No qualms about sharing needles when jabbing cows

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Operation Jab, to vaccinate all the cows in calf against rotavirus, has been carried out successfully.

Only one cow managed to escape the cunningly laid trap of gates and crush, and she was jabbed in her rear end once she had her head into the silage and was oblivious to all else except a good feed. T

The syringes caused more problems than anything else as the needles kept breaking. We ended up using four syringes by the end of the session. No qualms here about sharing needles. What was good enough for one cow, was good enough for the next, unless they happened to snap off in the cow’s rump.

And now along with the dreary weather, the clocks have gone back and we are getting dark, dreary evenings.

John says “It is going to be a long winter”. We have finished land work as everything is too wet to continue.

Friends who have eighty acres of potatoes still to lift are starting to despair they will ever get them this year and there are still some fields that will never get their corn harvested this autumn. The knock on being very little has been sown for next year’s crops.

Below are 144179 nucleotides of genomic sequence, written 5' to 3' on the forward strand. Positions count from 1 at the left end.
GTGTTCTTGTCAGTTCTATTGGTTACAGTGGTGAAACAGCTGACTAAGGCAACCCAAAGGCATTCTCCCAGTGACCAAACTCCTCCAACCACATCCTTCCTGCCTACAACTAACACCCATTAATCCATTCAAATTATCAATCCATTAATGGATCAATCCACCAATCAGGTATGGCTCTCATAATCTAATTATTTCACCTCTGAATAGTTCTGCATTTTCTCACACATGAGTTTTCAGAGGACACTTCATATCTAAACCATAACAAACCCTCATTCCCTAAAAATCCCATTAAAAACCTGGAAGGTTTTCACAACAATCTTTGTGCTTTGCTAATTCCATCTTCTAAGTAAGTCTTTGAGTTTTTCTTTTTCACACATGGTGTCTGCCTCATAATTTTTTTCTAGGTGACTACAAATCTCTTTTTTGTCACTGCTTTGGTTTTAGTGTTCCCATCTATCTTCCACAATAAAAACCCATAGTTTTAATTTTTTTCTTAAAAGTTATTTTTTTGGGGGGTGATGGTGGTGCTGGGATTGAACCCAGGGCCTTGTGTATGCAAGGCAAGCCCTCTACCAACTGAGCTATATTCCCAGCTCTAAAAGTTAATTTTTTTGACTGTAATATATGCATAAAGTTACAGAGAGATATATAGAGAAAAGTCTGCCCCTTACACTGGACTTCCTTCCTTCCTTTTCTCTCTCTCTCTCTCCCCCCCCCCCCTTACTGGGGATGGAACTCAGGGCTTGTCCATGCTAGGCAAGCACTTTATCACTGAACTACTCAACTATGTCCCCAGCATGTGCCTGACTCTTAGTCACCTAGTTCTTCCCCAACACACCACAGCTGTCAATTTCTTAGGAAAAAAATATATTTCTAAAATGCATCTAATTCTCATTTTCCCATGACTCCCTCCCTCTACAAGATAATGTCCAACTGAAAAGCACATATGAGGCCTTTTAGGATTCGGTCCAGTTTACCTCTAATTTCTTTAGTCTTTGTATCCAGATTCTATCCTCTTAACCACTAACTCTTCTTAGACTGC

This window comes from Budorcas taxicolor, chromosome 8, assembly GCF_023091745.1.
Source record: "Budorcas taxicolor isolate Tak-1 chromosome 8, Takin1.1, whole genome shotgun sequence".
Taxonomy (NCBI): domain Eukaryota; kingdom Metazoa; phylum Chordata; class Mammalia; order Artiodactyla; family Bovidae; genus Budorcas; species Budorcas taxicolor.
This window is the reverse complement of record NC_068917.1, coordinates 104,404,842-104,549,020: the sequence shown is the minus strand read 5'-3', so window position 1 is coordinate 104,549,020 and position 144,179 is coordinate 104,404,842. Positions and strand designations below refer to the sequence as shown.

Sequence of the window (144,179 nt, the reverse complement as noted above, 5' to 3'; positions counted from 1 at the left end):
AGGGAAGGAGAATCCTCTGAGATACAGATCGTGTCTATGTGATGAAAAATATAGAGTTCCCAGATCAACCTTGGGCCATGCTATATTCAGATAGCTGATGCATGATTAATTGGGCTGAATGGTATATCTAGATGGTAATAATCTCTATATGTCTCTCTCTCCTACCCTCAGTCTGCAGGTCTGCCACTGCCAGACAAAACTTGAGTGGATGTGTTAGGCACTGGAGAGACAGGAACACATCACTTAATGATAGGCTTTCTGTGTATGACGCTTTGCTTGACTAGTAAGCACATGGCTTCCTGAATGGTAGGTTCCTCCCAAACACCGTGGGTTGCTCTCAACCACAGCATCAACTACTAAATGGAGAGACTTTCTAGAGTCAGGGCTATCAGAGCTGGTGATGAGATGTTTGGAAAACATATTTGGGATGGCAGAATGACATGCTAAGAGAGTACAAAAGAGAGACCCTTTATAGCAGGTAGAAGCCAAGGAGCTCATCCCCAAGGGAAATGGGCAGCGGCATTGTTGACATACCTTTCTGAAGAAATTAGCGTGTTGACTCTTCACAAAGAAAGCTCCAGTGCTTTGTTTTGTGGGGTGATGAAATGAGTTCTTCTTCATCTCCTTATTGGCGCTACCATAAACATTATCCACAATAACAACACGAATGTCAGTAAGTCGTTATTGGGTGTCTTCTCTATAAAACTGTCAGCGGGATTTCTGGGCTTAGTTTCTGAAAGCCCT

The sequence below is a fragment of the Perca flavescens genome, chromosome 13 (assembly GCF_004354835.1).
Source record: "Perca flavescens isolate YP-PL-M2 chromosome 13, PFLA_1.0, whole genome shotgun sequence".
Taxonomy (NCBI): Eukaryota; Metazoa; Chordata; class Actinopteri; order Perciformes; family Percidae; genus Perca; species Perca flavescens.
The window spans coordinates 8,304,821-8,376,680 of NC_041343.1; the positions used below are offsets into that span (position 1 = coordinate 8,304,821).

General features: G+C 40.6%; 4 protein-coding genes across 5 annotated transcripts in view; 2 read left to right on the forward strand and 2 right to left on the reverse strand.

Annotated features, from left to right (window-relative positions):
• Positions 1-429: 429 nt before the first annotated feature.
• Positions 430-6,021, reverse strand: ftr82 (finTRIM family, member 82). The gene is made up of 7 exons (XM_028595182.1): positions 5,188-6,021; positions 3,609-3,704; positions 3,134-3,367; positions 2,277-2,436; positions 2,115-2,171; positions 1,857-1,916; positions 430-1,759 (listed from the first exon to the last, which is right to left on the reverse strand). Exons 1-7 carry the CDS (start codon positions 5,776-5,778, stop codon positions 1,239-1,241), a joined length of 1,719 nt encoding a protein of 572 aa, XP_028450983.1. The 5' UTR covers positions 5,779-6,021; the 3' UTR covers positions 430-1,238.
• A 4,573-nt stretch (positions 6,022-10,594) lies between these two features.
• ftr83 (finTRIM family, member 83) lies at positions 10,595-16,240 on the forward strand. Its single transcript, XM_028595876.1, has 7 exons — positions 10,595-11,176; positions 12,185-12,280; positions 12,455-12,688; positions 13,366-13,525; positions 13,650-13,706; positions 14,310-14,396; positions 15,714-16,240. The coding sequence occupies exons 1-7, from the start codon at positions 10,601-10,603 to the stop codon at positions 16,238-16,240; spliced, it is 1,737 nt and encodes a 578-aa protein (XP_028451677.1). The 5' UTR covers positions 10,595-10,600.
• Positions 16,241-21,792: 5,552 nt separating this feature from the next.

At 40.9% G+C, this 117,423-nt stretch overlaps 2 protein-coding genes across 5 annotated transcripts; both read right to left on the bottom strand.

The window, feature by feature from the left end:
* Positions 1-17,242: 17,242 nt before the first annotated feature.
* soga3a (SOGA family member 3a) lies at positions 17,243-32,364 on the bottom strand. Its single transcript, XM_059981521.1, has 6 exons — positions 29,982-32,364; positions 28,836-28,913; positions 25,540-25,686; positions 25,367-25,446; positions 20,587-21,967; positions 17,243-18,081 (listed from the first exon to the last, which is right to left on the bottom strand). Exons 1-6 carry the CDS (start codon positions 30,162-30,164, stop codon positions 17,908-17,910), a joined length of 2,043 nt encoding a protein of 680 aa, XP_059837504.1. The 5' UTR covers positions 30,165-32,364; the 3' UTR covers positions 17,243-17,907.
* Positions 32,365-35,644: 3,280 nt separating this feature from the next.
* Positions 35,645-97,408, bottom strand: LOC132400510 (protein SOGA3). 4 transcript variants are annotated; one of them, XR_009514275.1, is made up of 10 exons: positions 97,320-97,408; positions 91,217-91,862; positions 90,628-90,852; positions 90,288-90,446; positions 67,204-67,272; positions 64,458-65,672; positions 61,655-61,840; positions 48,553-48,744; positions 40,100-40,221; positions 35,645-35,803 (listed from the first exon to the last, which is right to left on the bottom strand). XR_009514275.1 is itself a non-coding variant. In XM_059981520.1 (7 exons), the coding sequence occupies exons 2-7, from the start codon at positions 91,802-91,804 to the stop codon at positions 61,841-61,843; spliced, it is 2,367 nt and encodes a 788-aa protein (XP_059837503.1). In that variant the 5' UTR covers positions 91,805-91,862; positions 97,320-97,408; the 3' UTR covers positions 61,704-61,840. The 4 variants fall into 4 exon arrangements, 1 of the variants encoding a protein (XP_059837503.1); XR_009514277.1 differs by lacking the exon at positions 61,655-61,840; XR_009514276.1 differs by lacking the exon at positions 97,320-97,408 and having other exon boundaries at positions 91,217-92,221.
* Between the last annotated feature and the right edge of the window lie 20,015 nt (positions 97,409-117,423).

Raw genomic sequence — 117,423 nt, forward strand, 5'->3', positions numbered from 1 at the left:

At home I doubt we will get any more broody hens this year, but the last broody I set with eggs has just brought off eight bantam chicks. Tiny bundles of yellow feathers.

Early evenings have made me reorganise the hens and bring in all the little poultry groups of varying age and maturity to spend some time incarcerated in the hen run. It has meant a sudden increase in the number of eggs we get.

Instead of the hens laying in inaccessible nests on the hay and straw bales, they are actually having to lay their eggs in nest boxes in the hen hut. A novel experience for most of them. I have even discovered a nest of guinea fowl eggs at a time of year I had expected them to stop laying. This year is all to pot.

Do not be lulled into a false sense of torpor and tranquillity in the countryside however.

Our bull maybe having a quieter time of it tucked up cosily with the bullocks and no cows to bother or excite him, but in the sheep fields it is all go since the tups went in.

It is amazing to see the difference in the tups now that they are having to justify their existence on the farm.

For the last few months they have lived in a paddock next to the house and seemed to spend a lot of time just lolling around.

One had a bad foot and it was touch and go as to whether he would be able to stand the pressure and pace of courtship.

But he and they are now invigorated and up for it. Time will tell.

At the end of the month they will no doubt be back crawling around on their knees.

Mrs Downs Diary